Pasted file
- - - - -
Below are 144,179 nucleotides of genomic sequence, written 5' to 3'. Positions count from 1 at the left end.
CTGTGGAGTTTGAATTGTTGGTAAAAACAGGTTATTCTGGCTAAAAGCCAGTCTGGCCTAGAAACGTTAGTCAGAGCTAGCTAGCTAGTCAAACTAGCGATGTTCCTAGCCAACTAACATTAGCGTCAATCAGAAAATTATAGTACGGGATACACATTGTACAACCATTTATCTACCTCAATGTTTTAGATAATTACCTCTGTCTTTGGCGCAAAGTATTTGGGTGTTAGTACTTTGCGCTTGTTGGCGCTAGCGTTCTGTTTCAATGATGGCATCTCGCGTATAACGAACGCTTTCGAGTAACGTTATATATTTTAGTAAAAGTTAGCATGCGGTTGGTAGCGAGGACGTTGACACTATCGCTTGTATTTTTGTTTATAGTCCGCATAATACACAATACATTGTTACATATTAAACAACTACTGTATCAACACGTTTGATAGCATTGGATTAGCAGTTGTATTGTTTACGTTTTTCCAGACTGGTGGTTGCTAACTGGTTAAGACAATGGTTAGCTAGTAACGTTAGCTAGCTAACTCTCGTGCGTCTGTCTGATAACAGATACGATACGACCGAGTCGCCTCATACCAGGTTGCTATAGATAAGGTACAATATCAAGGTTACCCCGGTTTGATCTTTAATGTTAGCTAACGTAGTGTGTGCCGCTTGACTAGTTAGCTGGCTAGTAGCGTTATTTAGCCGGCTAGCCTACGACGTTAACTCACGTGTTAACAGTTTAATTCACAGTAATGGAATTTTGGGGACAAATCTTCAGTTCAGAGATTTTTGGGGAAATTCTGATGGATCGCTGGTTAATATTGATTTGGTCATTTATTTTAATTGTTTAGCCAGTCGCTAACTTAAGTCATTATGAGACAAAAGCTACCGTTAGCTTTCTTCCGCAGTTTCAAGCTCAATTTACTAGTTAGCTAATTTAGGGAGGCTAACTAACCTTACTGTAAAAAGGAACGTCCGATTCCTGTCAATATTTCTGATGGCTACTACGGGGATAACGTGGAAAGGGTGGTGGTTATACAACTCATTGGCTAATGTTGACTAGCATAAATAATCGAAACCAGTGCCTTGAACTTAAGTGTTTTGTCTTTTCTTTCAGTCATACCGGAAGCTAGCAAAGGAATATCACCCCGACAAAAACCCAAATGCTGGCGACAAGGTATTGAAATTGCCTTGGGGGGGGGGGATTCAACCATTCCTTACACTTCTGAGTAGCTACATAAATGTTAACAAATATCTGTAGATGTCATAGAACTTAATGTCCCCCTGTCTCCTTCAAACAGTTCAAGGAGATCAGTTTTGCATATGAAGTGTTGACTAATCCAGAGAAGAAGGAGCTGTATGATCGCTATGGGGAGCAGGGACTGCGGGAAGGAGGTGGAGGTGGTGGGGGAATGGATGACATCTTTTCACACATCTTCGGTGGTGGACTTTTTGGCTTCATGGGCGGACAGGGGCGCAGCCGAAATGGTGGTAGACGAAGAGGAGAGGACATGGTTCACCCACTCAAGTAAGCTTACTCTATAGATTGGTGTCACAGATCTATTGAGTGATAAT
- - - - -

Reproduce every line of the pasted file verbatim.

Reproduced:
Below are 144,179 nucleotides of genomic sequence, written 5' to 3'. Positions count from 1 at the left end.
CTGTGGAGTTTGAATTGTTGGTAAAAACAGGTTATTCTGGCTAAAAGCCAGTCTGGCCTAGAAACGTTAGTCAGAGCTAGCTAGCTAGTCAAACTAGCGATGTTCCTAGCCAACTAACATTAGCGTCAATCAGAAAATTATAGTACGGGATACACATTGTACAACCATTTATCTACCTCAATGTTTTAGATAATTACCTCTGTCTTTGGCGCAAAGTATTTGGGTGTTAGTACTTTGCGCTTGTTGGCGCTAGCGTTCTGTTTCAATGATGGCATCTCGCGTATAACGAACGCTTTCGAGTAACGTTATATATTTTAGTAAAAGTTAGCATGCGGTTGGTAGCGAGGACGTTGACACTATCGCTTGTATTTTTGTTTATAGTCCGCATAATACACAATACATTGTTACATATTAAACAACTACTGTATCAACACGTTTGATAGCATTGGATTAGCAGTTGTATTGTTTACGTTTTTCCAGACTGGTGGTTGCTAACTGGTTAAGACAATGGTTAGCTAGTAACGTTAGCTAGCTAACTCTCGTGCGTCTGTCTGATAACAGATACGATACGACCGAGTCGCCTCATACCAGGTTGCTATAGATAAGGTACAATATCAAGGTTACCCCGGTTTGATCTTTAATGTTAGCTAACGTAGTGTGTGCCGCTTGACTAGTTAGCTGGCTAGTAGCGTTATTTAGCCGGCTAGCCTACGACGTTAACTCACGTGTTAACAGTTTAATTCACAGTAATGGAATTTTGGGGACAAATCTTCAGTTCAGAGATTTTTGGGGAAATTCTGATGGATCGCTGGTTAATATTGATTTGGTCATTTATTTTAATTGTTTAGCCAGTCGCTAACTTAAGTCATTATGAGACAAAAGCTACCGTTAGCTTTCTTCCGCAGTTTCAAGCTCAATTTACTAGTTAGCTAATTTAGGGAGGCTAACTAACCTTACTGTAAAAAGGAACGTCCGATTCCTGTCAATATTTCTGATGGCTACTACGGGGATAACGTGGAAAGGGTGGTGGTTATACAACTCATTGGCTAATGTTGACTAGCATAAATAATCGAAACCAGTGCCTTGAACTTAAGTGTTTTGTCTTTTCTTTCAGTCATACCGGAAGCTAGCAAAGGAATATCACCCCGACAAAAACCCAAATGCTGGCGACAAGGTATTGAAATTGCCTTGGGGGGGGGGGATTCAACCATTCCTTACACTTCTGAGTAGCTACATAAATGTTAACAAATATCTGTAGATGTCATAGAACTTAATGTCCCCCTGTCTCCTTCAAACAGTTCAAGGAGATCAGTTTTGCATATGAAGTGTTGACTAATCCAGAGAAGAAGGAGCTGTATGATCGCTATGGGGAGCAGGGACTGCGGGAAGGAGGTGGAGGTGGTGGGGGAATGGATGACATCTTTTCACACATCTTCGGTGGTGGACTTTTTGGCTTCATGGGCGGACAGGGGCGCAGCCGAAATGGTGGTAGACGAAGAGGAGAGGACATGGTTCACCCACTCAAGTAAGCTTACTCTATAGATTGGTGTCACAGATCTATTGAGTGATAAT